Bereavement Claims

As of May 1st, 2013, the Province of Alberta under the Fatal Accidents Act, has increased the amount of bereavement surviving family members may claim for the wrongful death of a loved one in a fatal car collision.

Bereavement is defined as the, “grief, loss of care, guidance and companionship of the loved one”. The amounts have been legislated to avoid an innocent victim being cross-examined about the extent of their grief and their loss. We believe this is a better approach than other jurisdictions where wrongful death claims have the victim’s cross-examined about the grief they have suffered. However, unfortunately we believe that the bereavement amounts, even though they have been slightly increased, are still too low.

Alberta Fatal Accident Claims for Bereavement

The spouse or “interdependent partner” previously would receive $75,000.00 and now after May 1st, 2013 will receive $82,000.00. The children who lose a parent in a fatal accident will each receive $49,000.00 when previously it was $45,000.00. Finally the parents who lose a “child”, even an adult child, will now split equally between the parents $82,000.00 rather than $75,000.00.

Unfortunately, unlike other provinces in Canada, brothers and sisters still do not receive bereavement amounts, nor do stepchildren when there is a fatality.

Bereavement amounts are only one small part of a lawsuit for the wrongful death of a loved one as there are several other “heads of damage” which can be very large especially if the deceased was the primary income earner as the surviving spouse and children may bring a claim for the long term future loss of the deceased’s income they were dependent upon.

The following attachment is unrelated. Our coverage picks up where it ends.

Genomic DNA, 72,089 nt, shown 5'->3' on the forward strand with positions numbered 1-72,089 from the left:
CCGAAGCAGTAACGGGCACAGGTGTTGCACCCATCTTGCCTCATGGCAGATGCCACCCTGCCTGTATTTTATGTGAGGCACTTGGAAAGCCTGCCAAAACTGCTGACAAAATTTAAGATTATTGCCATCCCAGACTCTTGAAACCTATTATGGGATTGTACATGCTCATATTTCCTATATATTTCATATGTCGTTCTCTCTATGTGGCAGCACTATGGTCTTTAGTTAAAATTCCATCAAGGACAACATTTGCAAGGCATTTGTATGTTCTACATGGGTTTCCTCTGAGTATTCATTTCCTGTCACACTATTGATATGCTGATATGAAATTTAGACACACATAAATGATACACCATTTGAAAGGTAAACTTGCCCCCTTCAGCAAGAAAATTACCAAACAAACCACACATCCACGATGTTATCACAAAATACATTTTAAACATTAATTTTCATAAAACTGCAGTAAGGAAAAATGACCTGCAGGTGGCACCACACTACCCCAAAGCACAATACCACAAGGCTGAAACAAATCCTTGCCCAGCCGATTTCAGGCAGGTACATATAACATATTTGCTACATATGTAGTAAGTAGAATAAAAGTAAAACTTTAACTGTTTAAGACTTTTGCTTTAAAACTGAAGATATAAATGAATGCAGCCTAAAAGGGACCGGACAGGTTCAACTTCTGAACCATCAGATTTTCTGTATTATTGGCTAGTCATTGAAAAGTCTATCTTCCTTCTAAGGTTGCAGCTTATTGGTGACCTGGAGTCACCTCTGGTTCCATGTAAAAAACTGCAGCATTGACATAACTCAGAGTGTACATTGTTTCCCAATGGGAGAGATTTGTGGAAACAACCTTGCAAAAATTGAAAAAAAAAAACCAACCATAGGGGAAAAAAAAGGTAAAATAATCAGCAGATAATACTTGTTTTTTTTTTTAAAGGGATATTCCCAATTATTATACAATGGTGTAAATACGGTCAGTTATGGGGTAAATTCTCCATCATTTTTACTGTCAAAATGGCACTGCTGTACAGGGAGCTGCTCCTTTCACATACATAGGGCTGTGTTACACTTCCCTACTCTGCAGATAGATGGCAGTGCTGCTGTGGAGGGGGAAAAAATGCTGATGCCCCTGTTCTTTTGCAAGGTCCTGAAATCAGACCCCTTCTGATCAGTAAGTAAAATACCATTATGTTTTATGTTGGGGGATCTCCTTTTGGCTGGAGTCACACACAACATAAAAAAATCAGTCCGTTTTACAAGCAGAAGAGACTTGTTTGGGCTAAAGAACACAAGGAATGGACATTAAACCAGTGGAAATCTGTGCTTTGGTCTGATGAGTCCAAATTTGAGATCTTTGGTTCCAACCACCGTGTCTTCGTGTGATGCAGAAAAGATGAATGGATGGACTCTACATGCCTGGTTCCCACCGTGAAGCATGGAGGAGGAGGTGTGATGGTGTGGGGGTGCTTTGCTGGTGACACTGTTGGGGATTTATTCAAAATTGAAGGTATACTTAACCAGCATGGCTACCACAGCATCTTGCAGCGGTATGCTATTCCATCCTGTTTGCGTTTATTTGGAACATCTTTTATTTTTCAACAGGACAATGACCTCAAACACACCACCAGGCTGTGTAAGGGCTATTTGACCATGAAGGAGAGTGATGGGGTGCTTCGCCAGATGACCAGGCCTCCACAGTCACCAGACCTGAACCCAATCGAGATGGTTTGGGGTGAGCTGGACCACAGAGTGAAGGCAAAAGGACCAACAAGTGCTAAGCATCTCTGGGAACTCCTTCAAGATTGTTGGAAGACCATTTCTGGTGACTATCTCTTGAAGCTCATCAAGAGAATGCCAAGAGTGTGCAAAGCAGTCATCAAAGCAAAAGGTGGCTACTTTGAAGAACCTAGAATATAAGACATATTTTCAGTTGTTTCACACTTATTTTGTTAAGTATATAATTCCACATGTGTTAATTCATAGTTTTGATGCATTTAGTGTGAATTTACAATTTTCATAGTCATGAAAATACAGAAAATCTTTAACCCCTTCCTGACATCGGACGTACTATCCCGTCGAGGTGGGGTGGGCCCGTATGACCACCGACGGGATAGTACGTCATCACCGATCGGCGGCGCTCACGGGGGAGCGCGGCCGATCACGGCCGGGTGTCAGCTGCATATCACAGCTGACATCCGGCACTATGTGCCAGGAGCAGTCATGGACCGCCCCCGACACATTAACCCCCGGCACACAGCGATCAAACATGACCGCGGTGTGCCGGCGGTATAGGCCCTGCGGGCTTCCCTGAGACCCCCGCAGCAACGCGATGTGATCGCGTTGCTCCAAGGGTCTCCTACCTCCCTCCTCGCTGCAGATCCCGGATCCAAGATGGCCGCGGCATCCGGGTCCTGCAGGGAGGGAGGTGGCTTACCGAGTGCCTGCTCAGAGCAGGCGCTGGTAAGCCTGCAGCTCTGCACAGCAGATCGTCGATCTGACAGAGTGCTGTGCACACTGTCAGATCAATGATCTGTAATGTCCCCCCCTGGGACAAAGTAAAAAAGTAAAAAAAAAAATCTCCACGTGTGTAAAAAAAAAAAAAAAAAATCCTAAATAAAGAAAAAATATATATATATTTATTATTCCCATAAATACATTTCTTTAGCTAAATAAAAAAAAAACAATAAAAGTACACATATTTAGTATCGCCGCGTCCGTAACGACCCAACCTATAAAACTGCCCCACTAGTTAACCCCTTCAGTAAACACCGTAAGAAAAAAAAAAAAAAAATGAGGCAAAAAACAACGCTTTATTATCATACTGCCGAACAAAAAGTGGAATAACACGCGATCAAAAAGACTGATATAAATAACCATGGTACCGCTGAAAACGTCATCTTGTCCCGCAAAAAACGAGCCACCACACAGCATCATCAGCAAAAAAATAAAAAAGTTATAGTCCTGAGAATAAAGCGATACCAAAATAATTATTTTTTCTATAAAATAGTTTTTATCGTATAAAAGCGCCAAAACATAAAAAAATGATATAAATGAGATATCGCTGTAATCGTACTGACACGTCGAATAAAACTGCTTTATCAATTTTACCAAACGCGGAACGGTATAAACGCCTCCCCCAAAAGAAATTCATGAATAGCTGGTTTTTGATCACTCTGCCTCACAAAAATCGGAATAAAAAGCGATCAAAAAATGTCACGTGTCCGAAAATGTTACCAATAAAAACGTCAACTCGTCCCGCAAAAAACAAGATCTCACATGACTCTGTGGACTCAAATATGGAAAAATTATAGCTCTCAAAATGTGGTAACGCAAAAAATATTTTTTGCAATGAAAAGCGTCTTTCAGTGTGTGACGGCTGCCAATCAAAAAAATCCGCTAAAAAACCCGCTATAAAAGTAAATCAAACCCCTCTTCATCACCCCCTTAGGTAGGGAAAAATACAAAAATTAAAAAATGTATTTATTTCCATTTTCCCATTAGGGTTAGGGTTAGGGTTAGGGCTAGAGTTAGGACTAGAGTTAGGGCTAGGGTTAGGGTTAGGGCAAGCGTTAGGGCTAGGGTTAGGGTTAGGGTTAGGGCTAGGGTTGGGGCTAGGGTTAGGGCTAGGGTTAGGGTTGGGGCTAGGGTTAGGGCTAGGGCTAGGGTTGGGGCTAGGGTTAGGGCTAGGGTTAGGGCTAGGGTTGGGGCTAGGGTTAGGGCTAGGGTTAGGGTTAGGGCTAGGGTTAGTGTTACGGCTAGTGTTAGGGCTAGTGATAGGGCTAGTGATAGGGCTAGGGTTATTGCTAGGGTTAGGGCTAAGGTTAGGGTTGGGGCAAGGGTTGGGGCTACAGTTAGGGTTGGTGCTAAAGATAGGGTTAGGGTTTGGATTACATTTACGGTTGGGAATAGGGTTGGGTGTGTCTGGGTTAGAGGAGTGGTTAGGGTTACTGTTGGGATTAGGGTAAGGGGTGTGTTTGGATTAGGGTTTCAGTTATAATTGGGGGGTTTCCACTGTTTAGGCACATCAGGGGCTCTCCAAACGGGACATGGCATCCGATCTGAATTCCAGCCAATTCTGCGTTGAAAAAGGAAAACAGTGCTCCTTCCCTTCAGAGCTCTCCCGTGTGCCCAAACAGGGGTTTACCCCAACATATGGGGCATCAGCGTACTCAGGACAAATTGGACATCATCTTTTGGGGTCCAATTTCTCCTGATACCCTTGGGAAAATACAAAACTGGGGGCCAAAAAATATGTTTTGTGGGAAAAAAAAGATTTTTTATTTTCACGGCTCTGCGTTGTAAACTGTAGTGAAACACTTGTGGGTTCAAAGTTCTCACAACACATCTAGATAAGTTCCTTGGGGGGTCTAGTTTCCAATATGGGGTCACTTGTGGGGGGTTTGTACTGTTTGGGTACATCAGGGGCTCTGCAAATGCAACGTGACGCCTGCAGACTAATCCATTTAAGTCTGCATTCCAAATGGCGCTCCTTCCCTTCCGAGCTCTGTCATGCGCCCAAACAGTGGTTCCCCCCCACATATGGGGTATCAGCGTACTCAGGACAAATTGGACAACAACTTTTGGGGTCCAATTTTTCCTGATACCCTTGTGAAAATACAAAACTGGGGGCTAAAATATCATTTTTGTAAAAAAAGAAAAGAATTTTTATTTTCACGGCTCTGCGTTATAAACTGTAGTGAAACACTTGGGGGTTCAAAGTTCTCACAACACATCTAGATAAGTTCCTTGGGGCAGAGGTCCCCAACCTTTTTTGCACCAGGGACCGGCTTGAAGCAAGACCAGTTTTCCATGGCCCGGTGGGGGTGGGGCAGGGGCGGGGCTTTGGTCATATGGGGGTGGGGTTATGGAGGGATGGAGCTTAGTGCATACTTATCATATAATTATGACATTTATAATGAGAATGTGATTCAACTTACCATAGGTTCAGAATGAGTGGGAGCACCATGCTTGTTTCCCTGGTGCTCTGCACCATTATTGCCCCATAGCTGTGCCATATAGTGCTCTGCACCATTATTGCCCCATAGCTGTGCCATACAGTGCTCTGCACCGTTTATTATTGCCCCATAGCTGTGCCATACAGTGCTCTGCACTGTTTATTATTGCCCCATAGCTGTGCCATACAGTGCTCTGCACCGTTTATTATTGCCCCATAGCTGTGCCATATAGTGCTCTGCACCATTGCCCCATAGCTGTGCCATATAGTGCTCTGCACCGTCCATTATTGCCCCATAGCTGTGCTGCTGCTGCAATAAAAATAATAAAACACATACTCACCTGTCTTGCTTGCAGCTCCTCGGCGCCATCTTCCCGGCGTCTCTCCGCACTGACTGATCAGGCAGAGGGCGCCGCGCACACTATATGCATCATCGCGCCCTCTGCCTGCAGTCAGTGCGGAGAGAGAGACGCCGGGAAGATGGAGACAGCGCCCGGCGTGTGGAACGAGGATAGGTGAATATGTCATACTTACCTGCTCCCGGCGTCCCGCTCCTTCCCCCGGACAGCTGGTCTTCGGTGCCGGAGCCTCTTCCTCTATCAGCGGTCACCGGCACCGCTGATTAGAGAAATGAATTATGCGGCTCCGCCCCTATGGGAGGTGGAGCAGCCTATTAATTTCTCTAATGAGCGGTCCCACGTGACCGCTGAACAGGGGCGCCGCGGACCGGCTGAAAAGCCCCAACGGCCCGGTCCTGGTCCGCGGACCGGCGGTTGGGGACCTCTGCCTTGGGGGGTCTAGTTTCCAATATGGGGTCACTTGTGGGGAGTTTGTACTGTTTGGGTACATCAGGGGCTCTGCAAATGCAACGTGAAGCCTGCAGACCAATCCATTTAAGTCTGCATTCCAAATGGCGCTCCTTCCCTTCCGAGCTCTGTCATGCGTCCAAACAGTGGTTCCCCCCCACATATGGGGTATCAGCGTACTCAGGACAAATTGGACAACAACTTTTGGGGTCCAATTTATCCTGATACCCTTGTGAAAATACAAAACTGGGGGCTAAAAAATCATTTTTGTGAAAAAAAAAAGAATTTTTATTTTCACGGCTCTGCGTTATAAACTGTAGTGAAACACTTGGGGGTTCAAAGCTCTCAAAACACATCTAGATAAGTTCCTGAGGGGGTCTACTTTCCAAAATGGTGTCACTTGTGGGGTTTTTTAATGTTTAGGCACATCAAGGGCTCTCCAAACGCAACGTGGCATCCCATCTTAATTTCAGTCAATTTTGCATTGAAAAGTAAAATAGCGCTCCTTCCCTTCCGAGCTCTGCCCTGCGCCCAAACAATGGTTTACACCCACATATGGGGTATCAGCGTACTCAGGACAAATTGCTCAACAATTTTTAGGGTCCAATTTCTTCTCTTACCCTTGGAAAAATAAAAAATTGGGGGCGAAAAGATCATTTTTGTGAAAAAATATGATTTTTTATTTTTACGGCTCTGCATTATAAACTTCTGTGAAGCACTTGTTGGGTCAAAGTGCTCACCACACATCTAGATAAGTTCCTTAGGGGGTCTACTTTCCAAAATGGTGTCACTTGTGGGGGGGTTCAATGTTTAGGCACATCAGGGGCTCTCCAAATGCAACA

Although bereavement amounts are set by statute, namely the Fatal Accidents Act, they are rarely straightforward in a fatal car or truck crash due to the fact that the defendant insurance company will often raise issues such as contributory negligence on the part of the deceased driver. If, for example, the deceased is found 25% contributory negligent for the fatal accident, then the bereavement amounts for each individual will be reduced by 25%. Similarly, if the deceased did not wear a seatbelt, and this may have contributed to his or her death, there is a deduction for contributory negligence, which ranges in Alberta from 10% to normally a high of 25%, although one case at trial went as high as 50% and was subsequently overturned on appeal. There are many other defenses that the defendant insurance company will raise such as the speed of driving for the road conditions with the end result that the bereavement amounts may not be paid in the way one would think would be a fairly straightforward fashion.

Finally, one should be aware that the bereavement amounts are not paid interim or before a final settlement. They are only paid as part of a complete settlement of the fatal accident claim with all of the other heads of damages agreed and settled upon in exchange for a final release.